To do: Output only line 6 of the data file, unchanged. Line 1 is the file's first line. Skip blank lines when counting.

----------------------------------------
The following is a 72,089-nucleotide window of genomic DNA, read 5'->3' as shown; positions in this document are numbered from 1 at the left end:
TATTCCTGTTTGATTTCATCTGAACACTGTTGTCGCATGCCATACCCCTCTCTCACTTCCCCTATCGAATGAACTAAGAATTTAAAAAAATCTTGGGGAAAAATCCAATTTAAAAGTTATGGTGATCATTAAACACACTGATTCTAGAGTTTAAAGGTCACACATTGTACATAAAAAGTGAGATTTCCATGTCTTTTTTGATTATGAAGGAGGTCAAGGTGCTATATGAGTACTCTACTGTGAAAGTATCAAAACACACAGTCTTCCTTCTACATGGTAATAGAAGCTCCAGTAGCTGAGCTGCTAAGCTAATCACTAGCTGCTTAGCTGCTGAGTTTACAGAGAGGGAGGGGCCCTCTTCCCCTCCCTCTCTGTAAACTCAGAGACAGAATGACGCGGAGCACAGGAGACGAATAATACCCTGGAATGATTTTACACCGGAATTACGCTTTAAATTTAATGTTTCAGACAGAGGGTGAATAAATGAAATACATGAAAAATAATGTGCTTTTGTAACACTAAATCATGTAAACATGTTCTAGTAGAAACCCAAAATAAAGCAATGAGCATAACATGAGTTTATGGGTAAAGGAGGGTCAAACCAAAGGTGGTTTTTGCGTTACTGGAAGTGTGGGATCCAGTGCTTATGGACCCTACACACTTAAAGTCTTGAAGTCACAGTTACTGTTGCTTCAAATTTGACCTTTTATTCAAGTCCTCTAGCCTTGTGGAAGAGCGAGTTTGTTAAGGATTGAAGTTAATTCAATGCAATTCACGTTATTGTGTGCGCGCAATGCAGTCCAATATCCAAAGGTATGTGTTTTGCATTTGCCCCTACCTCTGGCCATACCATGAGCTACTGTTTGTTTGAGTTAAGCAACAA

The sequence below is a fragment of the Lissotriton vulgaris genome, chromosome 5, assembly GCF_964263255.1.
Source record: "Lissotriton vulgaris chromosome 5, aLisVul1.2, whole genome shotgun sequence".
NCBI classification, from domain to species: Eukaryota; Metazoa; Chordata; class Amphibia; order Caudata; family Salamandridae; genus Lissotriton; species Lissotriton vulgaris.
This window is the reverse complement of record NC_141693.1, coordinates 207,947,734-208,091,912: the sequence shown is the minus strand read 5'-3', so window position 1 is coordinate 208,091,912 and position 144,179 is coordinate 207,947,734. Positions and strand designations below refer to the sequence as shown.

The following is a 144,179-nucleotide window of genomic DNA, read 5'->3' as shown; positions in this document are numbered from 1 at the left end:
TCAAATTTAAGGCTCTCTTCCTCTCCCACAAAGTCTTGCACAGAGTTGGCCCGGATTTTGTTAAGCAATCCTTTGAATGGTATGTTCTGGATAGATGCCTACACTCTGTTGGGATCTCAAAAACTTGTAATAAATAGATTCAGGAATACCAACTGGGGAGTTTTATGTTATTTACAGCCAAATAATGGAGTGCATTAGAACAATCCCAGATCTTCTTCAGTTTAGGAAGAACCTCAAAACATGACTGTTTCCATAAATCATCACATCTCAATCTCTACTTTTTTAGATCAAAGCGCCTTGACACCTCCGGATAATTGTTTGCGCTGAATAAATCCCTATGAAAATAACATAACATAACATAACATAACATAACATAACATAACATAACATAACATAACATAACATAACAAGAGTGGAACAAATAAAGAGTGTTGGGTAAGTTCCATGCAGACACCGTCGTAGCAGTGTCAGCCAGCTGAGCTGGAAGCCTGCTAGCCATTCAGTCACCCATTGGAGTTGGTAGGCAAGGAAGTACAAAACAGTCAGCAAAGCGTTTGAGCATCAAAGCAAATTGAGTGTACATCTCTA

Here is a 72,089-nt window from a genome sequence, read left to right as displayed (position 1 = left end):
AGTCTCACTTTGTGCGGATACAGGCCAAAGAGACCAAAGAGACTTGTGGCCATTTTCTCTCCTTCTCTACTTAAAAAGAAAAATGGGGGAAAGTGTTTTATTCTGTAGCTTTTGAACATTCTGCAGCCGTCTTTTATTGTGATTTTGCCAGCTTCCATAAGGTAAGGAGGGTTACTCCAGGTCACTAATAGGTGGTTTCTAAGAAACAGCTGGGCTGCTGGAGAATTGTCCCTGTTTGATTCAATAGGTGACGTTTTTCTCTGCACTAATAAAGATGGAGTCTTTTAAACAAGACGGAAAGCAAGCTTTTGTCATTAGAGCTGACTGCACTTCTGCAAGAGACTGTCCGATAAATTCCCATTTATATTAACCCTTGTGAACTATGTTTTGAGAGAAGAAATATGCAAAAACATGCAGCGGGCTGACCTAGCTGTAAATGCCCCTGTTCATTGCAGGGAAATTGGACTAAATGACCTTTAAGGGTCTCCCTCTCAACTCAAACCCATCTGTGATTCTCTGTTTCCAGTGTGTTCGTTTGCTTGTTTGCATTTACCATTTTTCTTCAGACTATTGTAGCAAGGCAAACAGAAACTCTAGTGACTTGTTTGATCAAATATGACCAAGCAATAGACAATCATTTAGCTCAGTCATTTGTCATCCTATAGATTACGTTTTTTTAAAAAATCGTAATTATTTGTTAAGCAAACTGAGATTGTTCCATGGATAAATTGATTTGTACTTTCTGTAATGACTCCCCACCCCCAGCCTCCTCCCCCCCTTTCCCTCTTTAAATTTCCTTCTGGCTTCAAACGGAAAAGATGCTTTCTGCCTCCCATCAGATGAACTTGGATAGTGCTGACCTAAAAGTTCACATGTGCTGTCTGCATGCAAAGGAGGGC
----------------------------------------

This window is the reverse complement of record NC_141693.1, coordinates 207,947,734-208,091,912: the sequence shown is the minus strand read 5'-3', so window position 1 is coordinate 208,091,912 and position 144,179 is coordinate 207,947,734. Positions and strand designations below refer to the sequence as shown.